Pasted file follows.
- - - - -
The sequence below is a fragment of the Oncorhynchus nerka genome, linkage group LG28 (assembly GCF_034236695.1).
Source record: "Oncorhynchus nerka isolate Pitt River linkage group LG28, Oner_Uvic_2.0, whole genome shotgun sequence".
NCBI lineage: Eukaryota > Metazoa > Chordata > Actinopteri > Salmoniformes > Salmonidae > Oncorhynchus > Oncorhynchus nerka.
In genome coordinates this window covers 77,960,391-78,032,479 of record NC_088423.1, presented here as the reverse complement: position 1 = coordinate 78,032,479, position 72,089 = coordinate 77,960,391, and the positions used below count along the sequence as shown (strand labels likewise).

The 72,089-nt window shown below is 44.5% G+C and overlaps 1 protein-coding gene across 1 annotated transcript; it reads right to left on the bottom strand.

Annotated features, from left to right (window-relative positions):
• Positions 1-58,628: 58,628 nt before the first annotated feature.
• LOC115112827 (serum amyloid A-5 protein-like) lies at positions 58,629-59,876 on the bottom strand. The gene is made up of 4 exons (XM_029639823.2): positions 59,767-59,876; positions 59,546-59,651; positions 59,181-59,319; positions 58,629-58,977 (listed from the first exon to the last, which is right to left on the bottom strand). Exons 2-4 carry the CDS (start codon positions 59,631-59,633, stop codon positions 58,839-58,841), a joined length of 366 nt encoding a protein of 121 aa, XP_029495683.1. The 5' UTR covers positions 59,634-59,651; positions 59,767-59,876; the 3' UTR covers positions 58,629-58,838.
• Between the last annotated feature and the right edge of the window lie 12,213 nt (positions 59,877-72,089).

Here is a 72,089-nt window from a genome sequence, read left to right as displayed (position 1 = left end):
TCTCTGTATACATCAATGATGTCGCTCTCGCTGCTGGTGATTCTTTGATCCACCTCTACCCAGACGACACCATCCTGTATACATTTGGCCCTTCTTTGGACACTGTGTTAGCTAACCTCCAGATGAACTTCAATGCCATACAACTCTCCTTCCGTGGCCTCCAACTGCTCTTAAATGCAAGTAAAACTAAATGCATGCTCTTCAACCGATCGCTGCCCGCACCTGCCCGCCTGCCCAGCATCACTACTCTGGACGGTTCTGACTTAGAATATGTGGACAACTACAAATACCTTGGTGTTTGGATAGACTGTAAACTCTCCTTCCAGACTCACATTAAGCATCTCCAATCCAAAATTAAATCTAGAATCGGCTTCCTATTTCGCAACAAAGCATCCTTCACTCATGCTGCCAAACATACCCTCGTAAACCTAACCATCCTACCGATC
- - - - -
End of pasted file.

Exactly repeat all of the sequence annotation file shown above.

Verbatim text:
The sequence below is a fragment of the Oncorhynchus nerka genome, linkage group LG28 (assembly GCF_034236695.1).
Source record: "Oncorhynchus nerka isolate Pitt River linkage group LG28, Oner_Uvic_2.0, whole genome shotgun sequence".
NCBI lineage: Eukaryota > Metazoa > Chordata > Actinopteri > Salmoniformes > Salmonidae > Oncorhynchus > Oncorhynchus nerka.
In genome coordinates this window covers 77,960,391-78,032,479 of record NC_088423.1, presented here as the reverse complement: position 1 = coordinate 78,032,479, position 72,089 = coordinate 77,960,391, and the positions used below count along the sequence as shown (strand labels likewise).

The 72,089-nt window shown below is 44.5% G+C and overlaps 1 protein-coding gene across 1 annotated transcript; it reads right to left on the bottom strand.

Annotated features, from left to right (window-relative positions):
• Positions 1-58,628: 58,628 nt before the first annotated feature.
• LOC115112827 (serum amyloid A-5 protein-like) lies at positions 58,629-59,876 on the bottom strand. The gene is made up of 4 exons (XM_029639823.2): positions 59,767-59,876; positions 59,546-59,651; positions 59,181-59,319; positions 58,629-58,977 (listed from the first exon to the last, which is right to left on the bottom strand). Exons 2-4 carry the CDS (start codon positions 59,631-59,633, stop codon positions 58,839-58,841), a joined length of 366 nt encoding a protein of 121 aa, XP_029495683.1. The 5' UTR covers positions 59,634-59,651; positions 59,767-59,876; the 3' UTR covers positions 58,629-58,838.
• Between the last annotated feature and the right edge of the window lie 12,213 nt (positions 59,877-72,089).

Here is a 72,089-nt window from a genome sequence, read left to right as displayed (position 1 = left end):
TCTCTGTATACATCAATGATGTCGCTCTCGCTGCTGGTGATTCTTTGATCCACCTCTACCCAGACGACACCATCCTGTATACATTTGGCCCTTCTTTGGACACTGTGTTAGCTAACCTCCAGATGAACTTCAATGCCATACAACTCTCCTTCCGTGGCCTCCAACTGCTCTTAAATGCAAGTAAAACTAAATGCATGCTCTTCAACCGATCGCTGCCCGCACCTGCCCGCCTGCCCAGCATCACTACTCTGGACGGTTCTGACTTAGAATATGTGGACAACTACAAATACCTTGGTGTTTGGATAGACTGTAAACTCTCCTTCCAGACTCACATTAAGCATCTCCAATCCAAAATTAAATCTAGAATCGGCTTCCTATTTCGCAACAAAGCATCCTTCACTCATGCTGCCAAACATACCCTCGTAAACCTAACCATCCTACCGATC